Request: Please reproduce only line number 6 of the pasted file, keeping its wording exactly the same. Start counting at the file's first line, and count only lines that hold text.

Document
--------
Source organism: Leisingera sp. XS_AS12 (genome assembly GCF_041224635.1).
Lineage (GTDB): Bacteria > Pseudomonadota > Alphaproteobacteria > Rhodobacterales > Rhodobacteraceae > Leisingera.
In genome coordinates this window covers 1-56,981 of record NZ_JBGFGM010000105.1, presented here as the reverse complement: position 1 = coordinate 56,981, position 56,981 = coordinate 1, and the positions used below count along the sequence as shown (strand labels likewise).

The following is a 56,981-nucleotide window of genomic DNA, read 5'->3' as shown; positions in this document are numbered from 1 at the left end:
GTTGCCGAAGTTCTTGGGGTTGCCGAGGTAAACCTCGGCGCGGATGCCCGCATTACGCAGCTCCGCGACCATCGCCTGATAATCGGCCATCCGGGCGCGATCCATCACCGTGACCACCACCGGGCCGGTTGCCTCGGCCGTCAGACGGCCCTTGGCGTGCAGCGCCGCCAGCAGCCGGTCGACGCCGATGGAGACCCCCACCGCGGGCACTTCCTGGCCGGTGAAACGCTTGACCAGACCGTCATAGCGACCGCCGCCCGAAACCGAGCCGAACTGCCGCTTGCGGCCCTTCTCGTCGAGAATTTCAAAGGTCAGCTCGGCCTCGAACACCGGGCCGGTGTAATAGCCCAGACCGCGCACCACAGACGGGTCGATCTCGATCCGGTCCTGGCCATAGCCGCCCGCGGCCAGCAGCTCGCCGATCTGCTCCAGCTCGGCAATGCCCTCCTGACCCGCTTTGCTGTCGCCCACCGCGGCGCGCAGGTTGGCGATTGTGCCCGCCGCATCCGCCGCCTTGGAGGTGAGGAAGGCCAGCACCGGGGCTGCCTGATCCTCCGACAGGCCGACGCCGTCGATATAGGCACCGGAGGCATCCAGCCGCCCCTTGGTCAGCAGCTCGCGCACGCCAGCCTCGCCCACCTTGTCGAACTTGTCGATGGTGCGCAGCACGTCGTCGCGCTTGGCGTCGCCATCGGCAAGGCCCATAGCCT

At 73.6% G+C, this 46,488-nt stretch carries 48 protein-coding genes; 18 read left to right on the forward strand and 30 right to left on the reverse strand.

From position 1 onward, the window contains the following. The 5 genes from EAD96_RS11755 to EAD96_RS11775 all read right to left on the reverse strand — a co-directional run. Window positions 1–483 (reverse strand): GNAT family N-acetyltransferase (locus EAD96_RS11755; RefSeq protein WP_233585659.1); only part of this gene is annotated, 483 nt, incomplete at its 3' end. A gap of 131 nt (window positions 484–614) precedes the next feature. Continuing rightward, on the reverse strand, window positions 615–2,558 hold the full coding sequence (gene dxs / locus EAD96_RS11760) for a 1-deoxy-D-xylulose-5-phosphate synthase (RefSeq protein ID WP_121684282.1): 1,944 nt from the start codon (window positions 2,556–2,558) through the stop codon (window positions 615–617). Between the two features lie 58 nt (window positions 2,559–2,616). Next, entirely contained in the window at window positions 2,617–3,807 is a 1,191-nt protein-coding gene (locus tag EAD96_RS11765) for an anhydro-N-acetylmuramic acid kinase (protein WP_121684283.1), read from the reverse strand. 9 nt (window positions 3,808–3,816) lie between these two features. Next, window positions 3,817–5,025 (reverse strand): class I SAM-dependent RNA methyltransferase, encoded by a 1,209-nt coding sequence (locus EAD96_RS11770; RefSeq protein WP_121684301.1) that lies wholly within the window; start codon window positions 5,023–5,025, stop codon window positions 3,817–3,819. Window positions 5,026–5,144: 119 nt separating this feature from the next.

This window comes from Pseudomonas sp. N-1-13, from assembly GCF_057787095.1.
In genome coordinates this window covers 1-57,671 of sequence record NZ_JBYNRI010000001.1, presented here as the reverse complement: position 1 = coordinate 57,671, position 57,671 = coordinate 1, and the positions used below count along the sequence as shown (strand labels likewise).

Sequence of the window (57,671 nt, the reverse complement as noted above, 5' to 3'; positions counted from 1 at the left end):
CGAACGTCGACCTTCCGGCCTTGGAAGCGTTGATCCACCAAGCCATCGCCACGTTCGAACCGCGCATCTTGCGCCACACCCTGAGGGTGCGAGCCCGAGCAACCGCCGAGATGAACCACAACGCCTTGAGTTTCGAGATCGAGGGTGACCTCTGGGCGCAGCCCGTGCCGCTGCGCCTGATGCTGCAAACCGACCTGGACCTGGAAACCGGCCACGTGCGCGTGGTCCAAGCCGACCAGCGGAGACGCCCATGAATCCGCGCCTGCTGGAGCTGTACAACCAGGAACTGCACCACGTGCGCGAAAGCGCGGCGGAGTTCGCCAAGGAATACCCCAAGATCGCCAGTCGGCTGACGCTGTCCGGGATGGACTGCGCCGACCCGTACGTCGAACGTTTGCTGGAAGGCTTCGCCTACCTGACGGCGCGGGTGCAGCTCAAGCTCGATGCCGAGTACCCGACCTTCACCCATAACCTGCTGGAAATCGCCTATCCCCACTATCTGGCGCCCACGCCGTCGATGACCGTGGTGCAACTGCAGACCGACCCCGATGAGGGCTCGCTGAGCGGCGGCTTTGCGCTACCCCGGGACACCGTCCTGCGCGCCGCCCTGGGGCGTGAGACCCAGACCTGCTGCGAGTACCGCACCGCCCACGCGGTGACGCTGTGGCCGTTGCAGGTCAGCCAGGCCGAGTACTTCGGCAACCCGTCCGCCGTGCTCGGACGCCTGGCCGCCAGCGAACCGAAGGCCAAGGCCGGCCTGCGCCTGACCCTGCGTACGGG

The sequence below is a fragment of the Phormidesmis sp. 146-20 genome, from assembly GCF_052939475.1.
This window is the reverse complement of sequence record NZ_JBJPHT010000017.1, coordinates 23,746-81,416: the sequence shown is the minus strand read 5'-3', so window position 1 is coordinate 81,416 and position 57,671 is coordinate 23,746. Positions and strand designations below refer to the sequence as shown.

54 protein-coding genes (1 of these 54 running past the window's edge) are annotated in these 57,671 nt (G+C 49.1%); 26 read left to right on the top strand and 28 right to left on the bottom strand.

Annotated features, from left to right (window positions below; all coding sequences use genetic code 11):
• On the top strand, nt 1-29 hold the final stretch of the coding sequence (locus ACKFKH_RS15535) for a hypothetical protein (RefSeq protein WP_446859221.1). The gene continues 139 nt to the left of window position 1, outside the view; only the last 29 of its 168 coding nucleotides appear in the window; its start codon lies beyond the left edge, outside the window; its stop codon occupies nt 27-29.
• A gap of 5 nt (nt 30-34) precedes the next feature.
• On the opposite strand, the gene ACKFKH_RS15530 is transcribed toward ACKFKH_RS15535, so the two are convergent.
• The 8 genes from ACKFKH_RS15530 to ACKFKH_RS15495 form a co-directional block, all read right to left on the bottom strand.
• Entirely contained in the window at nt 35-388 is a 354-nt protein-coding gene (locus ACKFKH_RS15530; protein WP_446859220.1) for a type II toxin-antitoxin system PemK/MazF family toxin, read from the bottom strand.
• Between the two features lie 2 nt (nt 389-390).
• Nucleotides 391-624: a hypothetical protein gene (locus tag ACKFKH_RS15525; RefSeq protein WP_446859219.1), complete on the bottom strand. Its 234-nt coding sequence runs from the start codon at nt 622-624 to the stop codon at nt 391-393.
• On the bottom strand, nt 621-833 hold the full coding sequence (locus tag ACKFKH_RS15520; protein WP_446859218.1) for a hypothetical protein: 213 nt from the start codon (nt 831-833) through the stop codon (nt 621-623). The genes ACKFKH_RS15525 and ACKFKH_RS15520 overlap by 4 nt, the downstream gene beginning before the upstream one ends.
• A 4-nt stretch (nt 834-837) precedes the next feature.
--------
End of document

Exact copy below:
At 73.6% G+C, this 46,488-nt stretch carries 48 protein-coding genes; 18 read left to right on the forward strand and 30 right to left on the reverse strand.